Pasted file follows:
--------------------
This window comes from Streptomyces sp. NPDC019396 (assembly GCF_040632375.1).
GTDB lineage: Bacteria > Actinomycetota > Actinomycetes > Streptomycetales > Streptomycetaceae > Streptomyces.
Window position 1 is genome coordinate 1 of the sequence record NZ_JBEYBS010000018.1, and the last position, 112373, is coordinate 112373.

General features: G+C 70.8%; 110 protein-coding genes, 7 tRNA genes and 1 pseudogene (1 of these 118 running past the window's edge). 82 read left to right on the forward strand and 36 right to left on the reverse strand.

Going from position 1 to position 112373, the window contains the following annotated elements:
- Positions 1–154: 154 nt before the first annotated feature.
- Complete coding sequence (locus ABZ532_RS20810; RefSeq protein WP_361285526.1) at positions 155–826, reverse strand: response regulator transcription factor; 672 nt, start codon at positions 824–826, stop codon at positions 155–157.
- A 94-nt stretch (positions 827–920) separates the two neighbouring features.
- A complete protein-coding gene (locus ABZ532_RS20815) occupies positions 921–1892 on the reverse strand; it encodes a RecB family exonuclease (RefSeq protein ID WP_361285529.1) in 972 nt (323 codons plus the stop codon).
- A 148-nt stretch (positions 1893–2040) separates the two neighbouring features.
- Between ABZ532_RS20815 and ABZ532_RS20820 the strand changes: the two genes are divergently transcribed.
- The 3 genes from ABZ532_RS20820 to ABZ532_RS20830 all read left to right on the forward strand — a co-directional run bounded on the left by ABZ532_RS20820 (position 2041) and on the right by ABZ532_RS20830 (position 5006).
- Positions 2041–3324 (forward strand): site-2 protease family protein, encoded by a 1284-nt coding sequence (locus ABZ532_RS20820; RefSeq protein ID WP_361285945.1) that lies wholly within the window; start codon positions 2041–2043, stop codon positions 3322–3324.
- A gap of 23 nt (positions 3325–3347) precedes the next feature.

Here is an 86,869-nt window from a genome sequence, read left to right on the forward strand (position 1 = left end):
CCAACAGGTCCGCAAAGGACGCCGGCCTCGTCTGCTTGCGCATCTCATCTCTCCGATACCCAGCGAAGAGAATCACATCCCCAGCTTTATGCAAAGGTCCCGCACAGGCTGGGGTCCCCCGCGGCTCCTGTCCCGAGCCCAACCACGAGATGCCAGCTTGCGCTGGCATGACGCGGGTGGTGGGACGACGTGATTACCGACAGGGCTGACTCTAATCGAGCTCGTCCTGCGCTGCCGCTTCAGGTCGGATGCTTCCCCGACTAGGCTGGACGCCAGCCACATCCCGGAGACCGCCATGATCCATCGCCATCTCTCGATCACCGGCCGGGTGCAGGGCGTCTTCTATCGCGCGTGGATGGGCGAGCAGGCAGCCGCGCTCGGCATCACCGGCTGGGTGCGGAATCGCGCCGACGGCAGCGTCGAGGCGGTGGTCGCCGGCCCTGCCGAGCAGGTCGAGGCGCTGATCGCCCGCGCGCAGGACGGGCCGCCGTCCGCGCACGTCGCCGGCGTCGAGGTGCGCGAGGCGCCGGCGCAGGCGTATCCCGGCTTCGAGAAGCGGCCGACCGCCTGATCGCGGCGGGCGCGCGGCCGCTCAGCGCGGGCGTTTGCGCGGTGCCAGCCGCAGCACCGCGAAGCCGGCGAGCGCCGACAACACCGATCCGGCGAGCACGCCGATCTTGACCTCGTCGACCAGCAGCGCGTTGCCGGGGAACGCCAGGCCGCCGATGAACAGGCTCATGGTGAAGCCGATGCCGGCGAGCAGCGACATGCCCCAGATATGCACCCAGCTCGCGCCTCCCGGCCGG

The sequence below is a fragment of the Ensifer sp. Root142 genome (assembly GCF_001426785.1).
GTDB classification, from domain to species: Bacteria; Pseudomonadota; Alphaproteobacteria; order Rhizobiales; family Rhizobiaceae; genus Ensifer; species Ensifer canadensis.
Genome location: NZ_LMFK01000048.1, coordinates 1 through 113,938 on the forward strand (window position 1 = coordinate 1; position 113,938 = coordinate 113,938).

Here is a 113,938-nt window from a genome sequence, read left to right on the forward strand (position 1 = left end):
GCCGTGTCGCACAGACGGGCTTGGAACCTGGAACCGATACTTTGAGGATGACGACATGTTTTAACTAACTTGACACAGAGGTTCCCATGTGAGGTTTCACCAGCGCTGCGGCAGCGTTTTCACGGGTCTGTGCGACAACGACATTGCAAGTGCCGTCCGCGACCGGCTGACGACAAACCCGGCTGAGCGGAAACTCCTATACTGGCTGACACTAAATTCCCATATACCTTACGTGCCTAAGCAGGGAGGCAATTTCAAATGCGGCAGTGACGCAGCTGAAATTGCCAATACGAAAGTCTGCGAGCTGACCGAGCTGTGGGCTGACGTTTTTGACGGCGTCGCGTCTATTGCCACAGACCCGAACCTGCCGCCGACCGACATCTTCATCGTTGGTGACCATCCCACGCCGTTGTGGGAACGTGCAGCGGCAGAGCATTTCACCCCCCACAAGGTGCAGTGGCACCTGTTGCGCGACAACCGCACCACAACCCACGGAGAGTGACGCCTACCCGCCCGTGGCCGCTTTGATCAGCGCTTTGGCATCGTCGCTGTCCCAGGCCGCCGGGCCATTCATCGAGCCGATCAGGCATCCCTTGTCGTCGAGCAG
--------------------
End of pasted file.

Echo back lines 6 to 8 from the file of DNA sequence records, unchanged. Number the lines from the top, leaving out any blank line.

- Positions 1–154: 154 nt before the first annotated feature.
- Complete coding sequence (locus ABZ532_RS20810; RefSeq protein WP_361285526.1) at positions 155–826, reverse strand: response regulator transcription factor; 672 nt, start codon at positions 824–826, stop codon at positions 155–157.
- A 94-nt stretch (positions 827–920) separates the two neighbouring features.